• Levelling Up Fund will mean £1.7bn invested in local areas across the UK
  • Government backing projects in Aberdeen, Bury, Burnley, Lewes, Clwyd South, Stoke-on-Trent, Ashton under Lyne, Doncaster, South Leicester, Sunderland and West Leeds
  • Extra £2.2bn for courts, prisons and probation services, including funding to clear the courts backlog
  • Tax relief for museums and galleries will be extended for two years, to March 2024
  • Core science funding to rise to £5.9bn a year by 2024-25
  • £6bn of funding to help tackle NHS backlogs
  • £7bn for transport projects in areas including Greater Manchester, the West Midlands and South Yorkshire

Children and Education 

  • Schools to get an extra £4.7bn by 2024-25
  • There will be nearly £2bn of new funding to help schools and colleges to recover from the pandemic
  • Schools funding to return to 2010 levels in real terms – an equivalent per pupil cash increase of more than £1,500
  • £300m will be spent on a “Start for Life” parenting programmes, with an additional £170m by 2024-25 promised for childcare
  • A UK-wide numeracy programme will be set-up to help improve basic math skills among adults

Air travel 

  • Flights between airports in the UK nations will be subject to a new lower rate of Air Passenger Duty from April 2023
  • Financial support for English airports to be extended for a further six months

Housing 

  • £24bn earmarked for housing, including £11.5bn for up to 180,000 affordable homes, with brownfield sites targeted for development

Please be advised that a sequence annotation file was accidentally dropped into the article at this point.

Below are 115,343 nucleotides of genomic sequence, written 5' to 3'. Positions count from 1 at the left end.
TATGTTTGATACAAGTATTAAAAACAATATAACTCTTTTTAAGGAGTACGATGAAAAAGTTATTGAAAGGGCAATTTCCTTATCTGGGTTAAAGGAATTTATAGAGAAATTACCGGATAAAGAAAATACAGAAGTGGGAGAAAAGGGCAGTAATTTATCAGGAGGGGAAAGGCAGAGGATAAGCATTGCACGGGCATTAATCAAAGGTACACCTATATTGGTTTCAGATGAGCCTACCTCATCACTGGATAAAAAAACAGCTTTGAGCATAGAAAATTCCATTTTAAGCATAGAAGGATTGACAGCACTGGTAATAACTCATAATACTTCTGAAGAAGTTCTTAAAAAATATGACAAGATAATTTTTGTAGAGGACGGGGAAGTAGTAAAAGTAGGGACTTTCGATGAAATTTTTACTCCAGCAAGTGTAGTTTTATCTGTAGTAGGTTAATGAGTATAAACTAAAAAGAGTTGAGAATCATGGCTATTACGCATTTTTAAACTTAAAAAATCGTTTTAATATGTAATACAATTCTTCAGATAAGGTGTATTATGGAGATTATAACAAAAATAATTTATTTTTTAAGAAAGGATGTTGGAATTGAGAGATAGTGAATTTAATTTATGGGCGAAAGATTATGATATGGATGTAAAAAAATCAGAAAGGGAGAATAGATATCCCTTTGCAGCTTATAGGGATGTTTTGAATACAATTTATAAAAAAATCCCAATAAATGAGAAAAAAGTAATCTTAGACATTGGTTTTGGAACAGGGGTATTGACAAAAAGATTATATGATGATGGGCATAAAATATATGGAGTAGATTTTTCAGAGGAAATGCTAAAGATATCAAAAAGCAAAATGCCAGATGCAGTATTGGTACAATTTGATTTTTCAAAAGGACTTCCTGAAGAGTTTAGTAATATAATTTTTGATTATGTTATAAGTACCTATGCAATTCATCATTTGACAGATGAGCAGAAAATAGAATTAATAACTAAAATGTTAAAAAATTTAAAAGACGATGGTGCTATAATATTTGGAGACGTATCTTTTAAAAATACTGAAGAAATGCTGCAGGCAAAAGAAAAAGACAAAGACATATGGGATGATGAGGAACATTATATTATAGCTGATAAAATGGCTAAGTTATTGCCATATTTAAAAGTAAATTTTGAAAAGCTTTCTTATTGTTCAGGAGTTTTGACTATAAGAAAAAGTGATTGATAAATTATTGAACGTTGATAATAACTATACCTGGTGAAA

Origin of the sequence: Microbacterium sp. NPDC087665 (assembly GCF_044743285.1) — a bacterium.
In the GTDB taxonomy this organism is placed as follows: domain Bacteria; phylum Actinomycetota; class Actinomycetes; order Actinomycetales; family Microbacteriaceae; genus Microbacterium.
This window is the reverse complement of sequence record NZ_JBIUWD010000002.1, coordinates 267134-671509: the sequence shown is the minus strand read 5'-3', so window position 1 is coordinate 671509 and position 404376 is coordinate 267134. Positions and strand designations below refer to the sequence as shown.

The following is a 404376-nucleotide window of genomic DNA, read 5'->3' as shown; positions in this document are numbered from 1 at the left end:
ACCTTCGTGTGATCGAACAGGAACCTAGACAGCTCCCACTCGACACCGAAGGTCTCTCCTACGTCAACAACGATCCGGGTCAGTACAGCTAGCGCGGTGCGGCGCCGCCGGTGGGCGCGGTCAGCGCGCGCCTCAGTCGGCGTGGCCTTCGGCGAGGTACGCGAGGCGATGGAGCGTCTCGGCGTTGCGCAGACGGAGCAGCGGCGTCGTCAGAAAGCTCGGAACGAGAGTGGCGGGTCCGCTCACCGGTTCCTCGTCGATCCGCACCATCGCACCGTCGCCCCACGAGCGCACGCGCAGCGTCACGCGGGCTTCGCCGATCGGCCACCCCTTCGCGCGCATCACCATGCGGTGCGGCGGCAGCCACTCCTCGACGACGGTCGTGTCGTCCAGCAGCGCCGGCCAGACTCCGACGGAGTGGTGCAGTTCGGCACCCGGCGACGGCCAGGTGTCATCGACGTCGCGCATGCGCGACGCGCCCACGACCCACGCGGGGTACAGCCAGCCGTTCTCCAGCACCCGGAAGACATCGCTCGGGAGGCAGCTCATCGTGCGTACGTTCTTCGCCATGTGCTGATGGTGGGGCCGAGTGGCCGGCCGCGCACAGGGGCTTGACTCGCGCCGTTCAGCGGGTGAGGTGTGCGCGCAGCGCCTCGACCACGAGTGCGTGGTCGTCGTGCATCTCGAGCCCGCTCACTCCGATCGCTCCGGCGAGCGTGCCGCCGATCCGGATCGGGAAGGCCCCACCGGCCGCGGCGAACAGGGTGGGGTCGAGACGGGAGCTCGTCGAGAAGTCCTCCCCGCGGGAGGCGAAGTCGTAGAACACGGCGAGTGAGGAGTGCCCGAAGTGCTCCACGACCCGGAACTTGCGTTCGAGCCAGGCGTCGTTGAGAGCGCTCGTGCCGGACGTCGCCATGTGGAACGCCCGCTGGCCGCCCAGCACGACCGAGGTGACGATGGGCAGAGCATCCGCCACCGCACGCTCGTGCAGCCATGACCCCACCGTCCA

• 4% levy will be placed on property developers with profits over £25m to help create a £5bn fund to remove unsafe cladding
  • £640m a year to address rough sleeping and homelessness

Theatres & Galleries: Tax Relief 

  • Tax relief worth £250m will be made available to theatres, galleries and other cultural organisations from April 2023 to help them recover from the pandemic

Alcohol 

  • Planned rise in the duty on spirits, wine, cider and beer cancelled
  • Simplification of alcohol duties will see the number of rates drop from 15 to six
  • Stronger red wines, fortified wines, and high-strength ciders will see a small increase in their rates
  • Rates on many lower alcohol drinks including rose wine, fruit ciders, liqueurs, lower strength beers and wines to fall
  • All sparkling wines to pay same duty as still wines of equivalent strength
  • Lower duty on draught beer and cider from containers over 40 liters will cut the rate by 5%

Friday Motivation